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London’s new Design Museum opens its doors


Luc Boegly + Sergio Grazia

John Pawson and OMA have completed the London’s new Design Museum, which is set to open this week. Dutch architecture practice OMA worked with London firm Allies and Morrison, and Arup engineers to restore the shell of the 1960s Grade II*-listed building on Kensington High Street, in west London – including its distinctive copper-covered, hyperbolic paraboloid roof.

Remodeling the interior, John Pawson has created a series of calm, atmospheric spaces ordered around an oak-lined atrium, incorporating key elements from the original structure. The project has seen some of the world’s leading designers, manufacturers and patrons come together to create a new global hub for contemporary design.


With architectural and structural expertise from OMA, Allies and Morrison and Arup, a permanent collection display designed by Studio Myerscough, a restaurant and members’ room by Universal Design Studio, a Centre for Learning made possible by the Swarovski Foundation, flooring by Dinesen, furniture by Vitra, shelving by Vitsoe, lighting by Concord, a visual identity by Studio Fernando Gutierrez and way-finding by Cartlidge Levene, the new Design Museum is an outstanding example of interdisciplinary collaboration.

“This project is important not just for the museum but for the investment in the creative future that it represents,” explains Deyan Sudjic, director of the Design Museum. “The Design Museum sees design as borderless, international in scope and a vital means of understanding the world around us.”


The complex renovation of the museum saw OMA led by Reinier de Graaf, Allies and Morrison, Arup and John Pawson work together to bring this landmark of post-war British architecture back into use. Using radical engineering techniques, the original concrete floors were removed – a process that entailed propping the roof on a temporary steel structure 20 metres above the ground. The original façade has been replaced with a double glazed skin, significantly improving insulation standards and allowing daylight into the interior. The new exterior has been meticulously detailed to resemble the original blue skin of the building, with matching mullions and a fritted pattern of printed dots. A new public plaza complete with fountains has been installed at the entrance to the museum, within a landscape designed by West 8.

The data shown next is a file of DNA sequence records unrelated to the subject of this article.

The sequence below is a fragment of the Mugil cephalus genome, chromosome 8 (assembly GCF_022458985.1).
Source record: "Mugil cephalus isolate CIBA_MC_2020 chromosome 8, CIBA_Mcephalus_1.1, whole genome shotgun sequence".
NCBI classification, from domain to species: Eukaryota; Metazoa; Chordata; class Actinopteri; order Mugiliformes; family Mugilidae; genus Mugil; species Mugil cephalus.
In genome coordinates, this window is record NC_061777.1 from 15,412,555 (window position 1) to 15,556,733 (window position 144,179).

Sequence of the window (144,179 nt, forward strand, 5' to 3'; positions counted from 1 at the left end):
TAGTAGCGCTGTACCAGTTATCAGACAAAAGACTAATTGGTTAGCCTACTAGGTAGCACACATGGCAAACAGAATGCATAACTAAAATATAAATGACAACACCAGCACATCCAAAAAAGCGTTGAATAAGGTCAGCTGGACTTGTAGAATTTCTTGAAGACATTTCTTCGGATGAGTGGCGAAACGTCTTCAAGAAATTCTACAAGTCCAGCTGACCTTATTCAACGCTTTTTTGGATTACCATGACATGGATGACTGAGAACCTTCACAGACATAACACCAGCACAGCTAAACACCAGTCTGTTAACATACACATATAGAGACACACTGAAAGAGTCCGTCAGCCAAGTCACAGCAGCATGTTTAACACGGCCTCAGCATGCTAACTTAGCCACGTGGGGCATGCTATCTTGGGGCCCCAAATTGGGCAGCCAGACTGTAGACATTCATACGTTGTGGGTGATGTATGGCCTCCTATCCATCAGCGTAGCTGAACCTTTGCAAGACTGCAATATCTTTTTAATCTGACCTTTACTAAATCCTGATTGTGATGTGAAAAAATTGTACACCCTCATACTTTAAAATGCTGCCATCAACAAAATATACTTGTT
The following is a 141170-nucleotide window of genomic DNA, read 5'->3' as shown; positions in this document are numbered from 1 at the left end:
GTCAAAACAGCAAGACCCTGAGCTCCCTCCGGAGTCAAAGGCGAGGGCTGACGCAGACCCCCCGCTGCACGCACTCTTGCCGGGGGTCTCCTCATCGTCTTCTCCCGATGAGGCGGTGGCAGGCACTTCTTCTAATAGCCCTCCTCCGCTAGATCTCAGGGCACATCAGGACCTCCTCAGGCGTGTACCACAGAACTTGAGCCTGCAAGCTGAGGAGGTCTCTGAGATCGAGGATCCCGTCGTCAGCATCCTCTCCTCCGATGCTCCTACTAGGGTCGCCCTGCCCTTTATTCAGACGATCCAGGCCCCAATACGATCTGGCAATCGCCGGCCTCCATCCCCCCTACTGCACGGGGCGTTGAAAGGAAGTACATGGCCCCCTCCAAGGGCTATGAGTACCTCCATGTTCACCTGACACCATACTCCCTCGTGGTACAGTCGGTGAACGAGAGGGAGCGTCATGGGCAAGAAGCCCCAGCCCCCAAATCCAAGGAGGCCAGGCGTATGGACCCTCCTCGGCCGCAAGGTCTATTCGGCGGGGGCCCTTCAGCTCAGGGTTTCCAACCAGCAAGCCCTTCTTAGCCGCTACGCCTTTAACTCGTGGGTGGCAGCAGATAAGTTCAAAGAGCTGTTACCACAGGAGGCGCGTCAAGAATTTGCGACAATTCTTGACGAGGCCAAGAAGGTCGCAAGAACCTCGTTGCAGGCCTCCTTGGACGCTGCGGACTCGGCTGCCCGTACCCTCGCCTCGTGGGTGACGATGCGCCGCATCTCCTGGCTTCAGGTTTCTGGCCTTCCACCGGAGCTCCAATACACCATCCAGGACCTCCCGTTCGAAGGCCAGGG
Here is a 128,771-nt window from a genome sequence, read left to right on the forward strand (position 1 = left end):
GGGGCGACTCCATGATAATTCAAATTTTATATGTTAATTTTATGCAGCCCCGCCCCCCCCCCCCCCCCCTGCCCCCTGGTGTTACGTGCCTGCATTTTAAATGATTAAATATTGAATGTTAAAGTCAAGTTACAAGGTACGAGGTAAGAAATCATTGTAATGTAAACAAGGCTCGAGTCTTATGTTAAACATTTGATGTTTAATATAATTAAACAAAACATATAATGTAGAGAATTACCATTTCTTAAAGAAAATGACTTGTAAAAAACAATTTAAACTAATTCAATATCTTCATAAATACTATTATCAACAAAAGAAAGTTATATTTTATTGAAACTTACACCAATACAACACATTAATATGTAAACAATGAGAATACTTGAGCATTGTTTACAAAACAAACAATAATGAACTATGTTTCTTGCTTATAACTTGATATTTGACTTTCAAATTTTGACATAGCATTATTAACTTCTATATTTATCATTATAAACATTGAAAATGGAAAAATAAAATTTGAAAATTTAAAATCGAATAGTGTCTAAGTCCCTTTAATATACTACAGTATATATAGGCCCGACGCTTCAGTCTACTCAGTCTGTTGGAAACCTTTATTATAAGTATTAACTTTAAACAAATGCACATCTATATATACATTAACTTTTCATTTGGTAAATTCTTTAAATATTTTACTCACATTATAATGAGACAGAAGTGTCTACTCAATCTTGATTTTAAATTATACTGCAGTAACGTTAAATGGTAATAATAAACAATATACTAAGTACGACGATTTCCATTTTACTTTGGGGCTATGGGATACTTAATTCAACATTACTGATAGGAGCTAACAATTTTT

The building has two temporary galleries, one on the ground floor, the other on the museum’s lower level. Both featuring double-height spaces and textured concrete columns, these galleries will display up to seven temporary exhibitions per year. The double-height basement also features a dedicated museum collection store with a glass window, allowing visitors a behind-the-scenes glimpse of pieces not on display. The 200-seat Bakala Auditorium completes the basement and allows the museum to expand its public programme and evening talks.

The main attraction on the museum’s top floor is the new permanent collection display, “Designer Maker User”. For the first time in the museum’s history, this exhibition will be free to visit. It will display almost 1000 objects, viewed from the perspectives of designer, manufacturer and user, as well as a crowd-sourced wall.

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images © Luc Boegly + Sergio Grazia (interior) | Gravity Road (exterior)